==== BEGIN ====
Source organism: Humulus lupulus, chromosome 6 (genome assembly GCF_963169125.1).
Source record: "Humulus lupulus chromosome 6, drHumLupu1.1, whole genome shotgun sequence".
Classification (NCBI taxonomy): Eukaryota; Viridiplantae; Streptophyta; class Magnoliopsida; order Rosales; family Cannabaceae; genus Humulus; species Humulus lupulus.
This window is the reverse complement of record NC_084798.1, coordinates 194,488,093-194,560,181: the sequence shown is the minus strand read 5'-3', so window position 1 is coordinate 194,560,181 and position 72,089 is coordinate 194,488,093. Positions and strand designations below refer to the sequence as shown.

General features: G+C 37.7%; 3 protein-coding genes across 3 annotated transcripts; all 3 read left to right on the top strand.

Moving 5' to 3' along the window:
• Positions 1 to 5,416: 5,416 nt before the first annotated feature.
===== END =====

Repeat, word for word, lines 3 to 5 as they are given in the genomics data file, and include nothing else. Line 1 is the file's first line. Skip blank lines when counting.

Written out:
Classification (NCBI taxonomy): Eukaryota; Viridiplantae; Streptophyta; class Magnoliopsida; order Rosales; family Cannabaceae; genus Humulus; species Humulus lupulus.
This window is the reverse complement of record NC_084798.1, coordinates 194,488,093-194,560,181: the sequence shown is the minus strand read 5'-3', so window position 1 is coordinate 194,560,181 and position 72,089 is coordinate 194,488,093. Positions and strand designations below refer to the sequence as shown.

General features: G+C 37.7%; 3 protein-coding genes across 3 annotated transcripts; all 3 read left to right on the top strand.